Thursday, December 9, 2010

Out West, Part 4: Yellowstone Lake

In late September and early October of 2004, I traveled to Washington state to visit my daughter Beth attending Whitman College in Walla Walla and my son Will attending the University of Puget Sound in Tacoma.  Wishing to see the country and visit old friends along the way, I drove my car and brought my kayak.  I followed I-80 from Iowa to Utah, stopping for a short outing on the Great Salt Lake, then continued to Washington on I-84.  In Walla Walla, Beth suggested that I visit the Palouse River Canyon  When I reached Tacoma via I-84 and I-5 several days later, I spent a day kayaking on Puget Sound with a former coworker who had moved to Olympia.  When I left Tacoma, I headed east on I-90 into Montana and south to Cody, Wyoming, where I visited Kent Houston, a longtime friend from my college days who now works as a soil scientist for the Shoshone National Forest.  For my final adventure of my "Out West" tour, we spent a day in Yellowstone National Park and kayaked on the West Thumb of Yellowstone Lake.  These is the account of my outing there...


Vapor drifts eerily westward through a ghost forest of fire-killed pines while sheets of scalding water run eastward from hot springs and flow across travertine terraces.  The water trickles quietly into the cold lake where the slope is gentle and splashes over waterfalls where waves have eroded sea-caves into the geyserite shoreline.  Far across the lake loom the rugged crests of the Absaroka Mountains, bright with new snow.  A few hours ago, Kent and I drove through those mountains from Cody and wound our way along the north and west shores of Yellowstone Lake to Grant Village.  After registering at the National Park Service ranger station, we launched our kayaks and paddled northward along the coast.  We are now passing the West Thumb geyser basin, dramatically located on the shoreline of the giant lake.  The water is calm, the air is cold, and the sky is patchy with clouds and sunshine on this first day of October.

“We’re on camera”, Kent calls softly, nodding toward the wooden boardwalks that wind through the geyser basin and along this part of the shoreline.  Dozens of tourists ambling on the walkway have trained their video cameras on the two crazy kayakers just offshore and track us as we paddle past.  Several wave to us and we wave back by bobbing our heads and raising our paddle blades high on the return stroke without breaking stride.  Spying us, parents suddenly kneel down to their children, wrap one arm around their shoulders, and point to us with the other.  As she focuses her gaze on us, a little girl widens her eyes and opens her mouth in amazement, then waves; I stop paddling to wave and smile directly back at her.  She turns excitedly to her mother and points.  An old man standing alone at an overlook watches us quietly and nods his head slowly in approval; his eyes follow us as we cross his field of vision into the ambient scenery.  Our eyes meet for a moment and I feel a breeze brush my face.  He wishes he was here, I realize.  I am suddenly grateful, deeply grateful, to be pursuing my dream of exploring wild, beautiful places.  To be in the postcard, in the wilderness, in the grip of beauty.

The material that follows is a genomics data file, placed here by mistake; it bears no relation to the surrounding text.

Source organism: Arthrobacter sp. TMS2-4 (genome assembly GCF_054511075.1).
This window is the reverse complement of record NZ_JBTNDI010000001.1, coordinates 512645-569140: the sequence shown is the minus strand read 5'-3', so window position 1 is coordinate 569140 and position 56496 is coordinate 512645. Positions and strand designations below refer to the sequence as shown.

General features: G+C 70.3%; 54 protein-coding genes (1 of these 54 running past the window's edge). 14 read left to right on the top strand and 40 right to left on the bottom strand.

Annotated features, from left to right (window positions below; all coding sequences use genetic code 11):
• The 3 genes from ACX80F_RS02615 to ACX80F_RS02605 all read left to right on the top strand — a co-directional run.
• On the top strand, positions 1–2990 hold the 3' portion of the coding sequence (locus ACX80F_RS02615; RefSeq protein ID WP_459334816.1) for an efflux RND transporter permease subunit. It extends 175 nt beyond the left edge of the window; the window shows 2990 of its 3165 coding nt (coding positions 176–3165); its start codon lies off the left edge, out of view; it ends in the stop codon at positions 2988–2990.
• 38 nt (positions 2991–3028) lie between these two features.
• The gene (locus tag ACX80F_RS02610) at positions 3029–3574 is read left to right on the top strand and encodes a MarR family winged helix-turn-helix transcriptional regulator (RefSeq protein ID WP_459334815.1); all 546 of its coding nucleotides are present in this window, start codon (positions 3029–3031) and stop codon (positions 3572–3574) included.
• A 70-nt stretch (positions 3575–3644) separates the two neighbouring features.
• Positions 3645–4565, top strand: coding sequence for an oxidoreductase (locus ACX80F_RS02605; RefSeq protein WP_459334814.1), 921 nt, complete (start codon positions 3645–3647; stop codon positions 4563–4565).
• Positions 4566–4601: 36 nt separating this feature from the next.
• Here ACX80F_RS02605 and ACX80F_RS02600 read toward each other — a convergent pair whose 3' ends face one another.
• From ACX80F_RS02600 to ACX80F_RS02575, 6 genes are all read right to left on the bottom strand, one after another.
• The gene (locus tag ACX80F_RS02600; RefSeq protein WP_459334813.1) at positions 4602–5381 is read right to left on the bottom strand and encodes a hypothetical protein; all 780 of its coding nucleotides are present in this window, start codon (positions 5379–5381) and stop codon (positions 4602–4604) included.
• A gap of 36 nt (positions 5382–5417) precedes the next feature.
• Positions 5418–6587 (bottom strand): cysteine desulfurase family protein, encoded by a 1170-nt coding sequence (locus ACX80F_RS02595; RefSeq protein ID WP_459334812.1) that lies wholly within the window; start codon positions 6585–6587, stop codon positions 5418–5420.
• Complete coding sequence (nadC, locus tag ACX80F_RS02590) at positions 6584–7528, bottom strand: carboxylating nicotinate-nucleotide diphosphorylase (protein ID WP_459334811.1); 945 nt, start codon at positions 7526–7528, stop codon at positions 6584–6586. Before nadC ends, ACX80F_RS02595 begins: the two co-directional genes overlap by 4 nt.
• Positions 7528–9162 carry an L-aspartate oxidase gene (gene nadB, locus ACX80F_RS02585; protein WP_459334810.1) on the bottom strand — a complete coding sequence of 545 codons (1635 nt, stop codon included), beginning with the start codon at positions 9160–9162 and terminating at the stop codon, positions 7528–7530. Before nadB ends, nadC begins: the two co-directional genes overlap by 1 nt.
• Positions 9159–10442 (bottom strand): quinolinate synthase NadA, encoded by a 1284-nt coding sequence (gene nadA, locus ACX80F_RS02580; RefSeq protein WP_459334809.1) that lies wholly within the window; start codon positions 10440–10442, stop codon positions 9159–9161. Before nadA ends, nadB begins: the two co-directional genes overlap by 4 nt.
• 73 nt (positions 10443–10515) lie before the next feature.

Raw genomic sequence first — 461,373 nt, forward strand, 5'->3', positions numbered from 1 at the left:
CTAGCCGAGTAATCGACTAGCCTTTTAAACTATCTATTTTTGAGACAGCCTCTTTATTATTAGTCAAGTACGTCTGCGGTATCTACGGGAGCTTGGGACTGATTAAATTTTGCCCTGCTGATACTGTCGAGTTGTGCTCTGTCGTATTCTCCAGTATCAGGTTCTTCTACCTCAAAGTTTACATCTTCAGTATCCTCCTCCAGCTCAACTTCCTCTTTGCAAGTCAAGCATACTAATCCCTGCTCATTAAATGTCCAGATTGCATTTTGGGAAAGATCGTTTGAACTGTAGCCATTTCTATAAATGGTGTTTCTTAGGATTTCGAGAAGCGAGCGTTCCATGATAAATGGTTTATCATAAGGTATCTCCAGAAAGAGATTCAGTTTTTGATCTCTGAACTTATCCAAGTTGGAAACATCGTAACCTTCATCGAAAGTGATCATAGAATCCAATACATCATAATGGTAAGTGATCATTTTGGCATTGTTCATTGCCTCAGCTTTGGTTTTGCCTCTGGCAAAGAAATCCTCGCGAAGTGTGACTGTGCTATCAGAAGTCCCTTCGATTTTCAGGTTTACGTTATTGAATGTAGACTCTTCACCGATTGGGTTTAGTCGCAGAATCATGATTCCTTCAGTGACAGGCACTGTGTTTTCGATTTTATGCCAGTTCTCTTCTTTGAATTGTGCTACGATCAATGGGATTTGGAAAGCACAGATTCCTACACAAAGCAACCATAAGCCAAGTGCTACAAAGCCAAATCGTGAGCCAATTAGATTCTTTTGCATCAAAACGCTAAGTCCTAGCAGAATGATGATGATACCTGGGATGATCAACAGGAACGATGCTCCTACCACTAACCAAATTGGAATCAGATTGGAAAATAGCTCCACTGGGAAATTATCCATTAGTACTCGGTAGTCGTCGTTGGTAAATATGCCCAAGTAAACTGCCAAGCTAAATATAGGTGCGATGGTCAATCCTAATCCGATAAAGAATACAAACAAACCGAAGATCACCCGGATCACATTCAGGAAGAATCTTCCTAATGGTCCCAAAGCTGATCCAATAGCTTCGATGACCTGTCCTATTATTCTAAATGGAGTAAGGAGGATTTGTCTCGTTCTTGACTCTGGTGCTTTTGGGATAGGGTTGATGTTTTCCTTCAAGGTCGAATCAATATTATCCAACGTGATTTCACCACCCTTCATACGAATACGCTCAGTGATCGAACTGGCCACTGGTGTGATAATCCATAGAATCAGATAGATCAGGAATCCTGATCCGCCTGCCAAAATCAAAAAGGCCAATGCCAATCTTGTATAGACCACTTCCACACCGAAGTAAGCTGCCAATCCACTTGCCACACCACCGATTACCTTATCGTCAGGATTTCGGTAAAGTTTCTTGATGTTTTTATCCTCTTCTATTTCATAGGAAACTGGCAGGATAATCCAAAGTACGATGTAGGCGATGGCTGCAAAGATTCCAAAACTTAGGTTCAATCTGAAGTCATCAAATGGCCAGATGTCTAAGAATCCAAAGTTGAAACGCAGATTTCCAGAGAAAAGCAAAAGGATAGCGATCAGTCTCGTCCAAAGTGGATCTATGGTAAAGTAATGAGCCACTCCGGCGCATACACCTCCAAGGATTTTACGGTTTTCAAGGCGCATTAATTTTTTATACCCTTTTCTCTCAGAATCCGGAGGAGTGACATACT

We round a point and are suddenly paddling past a tall, green stand of unburned forest.  Missed by the big fires of 1988, this patch of mature pine, spruce, and fir is lush compared to the recovering firescape - occupied by legions of 15-year old  “Christmas trees” growing under the bleaching skeletons of their fire-killed predecessors - that we have passed so far.  It surrounds a second geyser basin, this one devoid of boardwalks and tourists, that presents a surreal landscape.  Bubbling, gurgling, and hissing sounds reach us from the vapor-shrouded land.  White sand weathered from gray geyserite forms a barren beach.  Hot, steaming water extends several meters into the lake.  We drift cautiously past the basin and pull ashore between jagged slabs of broken travertine for a brief rest.

Blue-bottomed storm clouds creep across the sky and blot out the sun as we begin our return journey.  There is thunder, then rain and hail.  Thousands of tiny water fountains erupt where hailstones strike the smooth surface of the lake.  Staccatos of stones bounce noisily off the plastic deck of my kayak.  Iceballs glance off my nylon jacket with soft, scratchy tappings.  Hunching over as I paddle, I call out to Kent to see how he is faring.  A longtime outdoorsman, he is unfazed.  “Builds character!” he quips across the squall.  The storm ends a few seconds later.  We reach the take-out point and drive a scenic loop back to Cody past Old Faithful, Yellowstone Falls, and a buffalo jam.


I headed home to Iowa the next day, leaving behind mountain waters, seacoasts, river canyons and salt lakes, but buoyed by memories of places, friends and family.  Although not featured in these kayaking narratives, I did indeed visit my daughter Beth and my son Will (the original objective of my trip out west).  I got to visit their homes, meet their friends, see their campuses, and experience a bit of their newly independent lives. I am doubly enriched: first by their welcoming of my presence in their lives and again by their supportiveness of my absences when I am out and about exploring nature.